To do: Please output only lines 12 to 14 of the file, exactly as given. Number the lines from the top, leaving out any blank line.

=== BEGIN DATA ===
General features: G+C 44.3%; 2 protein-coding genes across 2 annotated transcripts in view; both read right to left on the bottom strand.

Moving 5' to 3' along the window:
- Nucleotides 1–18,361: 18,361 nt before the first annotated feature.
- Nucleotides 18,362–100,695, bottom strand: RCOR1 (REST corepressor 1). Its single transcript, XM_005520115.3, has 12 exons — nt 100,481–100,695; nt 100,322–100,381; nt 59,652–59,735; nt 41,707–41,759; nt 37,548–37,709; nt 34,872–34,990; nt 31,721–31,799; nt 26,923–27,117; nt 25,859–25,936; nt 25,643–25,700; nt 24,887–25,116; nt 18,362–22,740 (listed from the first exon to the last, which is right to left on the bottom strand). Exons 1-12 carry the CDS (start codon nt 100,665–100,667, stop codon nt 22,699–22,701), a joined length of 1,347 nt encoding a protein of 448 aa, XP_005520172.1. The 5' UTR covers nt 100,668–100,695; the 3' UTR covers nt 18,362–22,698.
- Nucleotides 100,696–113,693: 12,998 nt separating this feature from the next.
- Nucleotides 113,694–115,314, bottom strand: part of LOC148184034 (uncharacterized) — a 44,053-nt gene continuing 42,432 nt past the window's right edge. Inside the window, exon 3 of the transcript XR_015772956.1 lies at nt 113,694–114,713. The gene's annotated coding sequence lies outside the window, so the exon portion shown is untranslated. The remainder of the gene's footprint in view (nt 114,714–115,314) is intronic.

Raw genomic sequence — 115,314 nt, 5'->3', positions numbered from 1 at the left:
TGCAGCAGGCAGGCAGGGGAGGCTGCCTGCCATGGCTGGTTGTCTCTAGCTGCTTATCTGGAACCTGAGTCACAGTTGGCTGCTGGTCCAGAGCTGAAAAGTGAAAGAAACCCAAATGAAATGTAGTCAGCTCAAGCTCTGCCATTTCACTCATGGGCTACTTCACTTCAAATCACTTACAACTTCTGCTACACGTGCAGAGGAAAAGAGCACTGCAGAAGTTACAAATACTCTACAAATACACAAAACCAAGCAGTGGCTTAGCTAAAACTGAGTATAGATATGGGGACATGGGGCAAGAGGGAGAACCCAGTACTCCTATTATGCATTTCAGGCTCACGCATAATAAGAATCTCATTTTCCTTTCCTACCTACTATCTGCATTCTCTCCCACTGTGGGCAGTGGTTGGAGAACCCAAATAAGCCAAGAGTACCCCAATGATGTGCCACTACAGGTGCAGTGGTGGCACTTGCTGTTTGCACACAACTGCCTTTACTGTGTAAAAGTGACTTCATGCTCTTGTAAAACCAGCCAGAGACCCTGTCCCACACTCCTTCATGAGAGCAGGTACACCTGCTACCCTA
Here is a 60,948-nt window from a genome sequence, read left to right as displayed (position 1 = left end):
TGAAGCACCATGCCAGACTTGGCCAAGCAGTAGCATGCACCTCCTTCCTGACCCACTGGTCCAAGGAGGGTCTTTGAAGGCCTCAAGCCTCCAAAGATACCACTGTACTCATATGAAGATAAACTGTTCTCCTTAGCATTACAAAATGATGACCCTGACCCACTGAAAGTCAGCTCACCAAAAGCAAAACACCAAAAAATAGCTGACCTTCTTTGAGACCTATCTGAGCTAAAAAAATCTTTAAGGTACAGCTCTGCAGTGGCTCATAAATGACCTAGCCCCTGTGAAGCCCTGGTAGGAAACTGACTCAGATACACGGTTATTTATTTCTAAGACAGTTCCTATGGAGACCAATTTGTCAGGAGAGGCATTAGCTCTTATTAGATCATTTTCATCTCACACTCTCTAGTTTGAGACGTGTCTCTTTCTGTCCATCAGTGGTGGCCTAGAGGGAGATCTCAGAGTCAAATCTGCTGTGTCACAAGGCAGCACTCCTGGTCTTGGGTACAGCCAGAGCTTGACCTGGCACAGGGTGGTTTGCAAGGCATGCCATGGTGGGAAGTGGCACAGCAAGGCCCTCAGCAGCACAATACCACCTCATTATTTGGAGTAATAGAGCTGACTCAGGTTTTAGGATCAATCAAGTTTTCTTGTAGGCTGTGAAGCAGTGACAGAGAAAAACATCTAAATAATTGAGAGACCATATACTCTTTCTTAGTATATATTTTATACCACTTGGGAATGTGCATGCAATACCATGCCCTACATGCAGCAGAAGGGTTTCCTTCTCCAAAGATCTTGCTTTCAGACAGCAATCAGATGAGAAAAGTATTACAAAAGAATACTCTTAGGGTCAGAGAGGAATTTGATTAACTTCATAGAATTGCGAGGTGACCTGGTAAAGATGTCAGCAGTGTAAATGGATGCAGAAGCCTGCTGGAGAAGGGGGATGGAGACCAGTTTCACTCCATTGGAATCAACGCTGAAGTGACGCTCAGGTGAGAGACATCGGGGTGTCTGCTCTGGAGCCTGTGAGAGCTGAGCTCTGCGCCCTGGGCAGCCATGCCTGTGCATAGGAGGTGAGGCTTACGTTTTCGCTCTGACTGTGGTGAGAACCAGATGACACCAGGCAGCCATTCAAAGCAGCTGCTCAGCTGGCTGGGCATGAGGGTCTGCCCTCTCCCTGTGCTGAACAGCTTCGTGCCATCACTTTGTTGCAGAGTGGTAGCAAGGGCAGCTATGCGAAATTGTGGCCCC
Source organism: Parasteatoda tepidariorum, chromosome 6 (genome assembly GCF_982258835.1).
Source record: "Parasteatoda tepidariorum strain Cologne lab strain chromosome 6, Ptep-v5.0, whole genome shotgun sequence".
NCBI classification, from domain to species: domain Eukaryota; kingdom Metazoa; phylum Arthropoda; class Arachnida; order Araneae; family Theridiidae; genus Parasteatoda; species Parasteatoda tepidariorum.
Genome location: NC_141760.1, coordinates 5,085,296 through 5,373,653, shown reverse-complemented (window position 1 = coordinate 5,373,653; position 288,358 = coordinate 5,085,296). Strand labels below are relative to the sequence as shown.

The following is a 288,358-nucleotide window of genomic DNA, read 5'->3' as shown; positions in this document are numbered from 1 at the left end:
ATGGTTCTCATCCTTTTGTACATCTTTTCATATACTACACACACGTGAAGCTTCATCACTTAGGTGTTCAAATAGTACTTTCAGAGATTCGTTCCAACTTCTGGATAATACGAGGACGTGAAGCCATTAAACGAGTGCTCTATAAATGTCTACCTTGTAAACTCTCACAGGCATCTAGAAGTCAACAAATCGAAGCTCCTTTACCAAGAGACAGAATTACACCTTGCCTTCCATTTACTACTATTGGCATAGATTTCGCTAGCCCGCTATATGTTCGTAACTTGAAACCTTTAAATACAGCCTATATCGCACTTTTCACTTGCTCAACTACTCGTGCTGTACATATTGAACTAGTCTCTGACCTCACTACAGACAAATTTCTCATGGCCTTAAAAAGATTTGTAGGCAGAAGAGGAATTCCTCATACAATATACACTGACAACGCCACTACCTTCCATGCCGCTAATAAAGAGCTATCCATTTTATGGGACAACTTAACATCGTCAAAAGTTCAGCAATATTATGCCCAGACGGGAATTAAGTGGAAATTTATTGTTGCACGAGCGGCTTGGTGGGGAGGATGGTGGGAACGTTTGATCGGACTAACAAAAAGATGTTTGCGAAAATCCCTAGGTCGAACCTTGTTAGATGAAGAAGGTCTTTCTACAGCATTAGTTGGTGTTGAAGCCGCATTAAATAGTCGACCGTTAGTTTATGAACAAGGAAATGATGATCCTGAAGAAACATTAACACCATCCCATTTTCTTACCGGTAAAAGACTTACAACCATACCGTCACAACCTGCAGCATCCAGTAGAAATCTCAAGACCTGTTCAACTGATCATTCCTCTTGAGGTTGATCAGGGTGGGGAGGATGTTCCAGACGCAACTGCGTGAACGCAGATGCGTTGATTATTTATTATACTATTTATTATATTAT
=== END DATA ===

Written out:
Source record: "Parasteatoda tepidariorum strain Cologne lab strain chromosome 6, Ptep-v5.0, whole genome shotgun sequence".
NCBI classification, from domain to species: domain Eukaryota; kingdom Metazoa; phylum Arthropoda; class Arachnida; order Araneae; family Theridiidae; genus Parasteatoda; species Parasteatoda tepidariorum.
Genome location: NC_141760.1, coordinates 5,085,296 through 5,373,653, shown reverse-complemented (window position 1 = coordinate 5,373,653; position 288,358 = coordinate 5,085,296). Strand labels below are relative to the sequence as shown.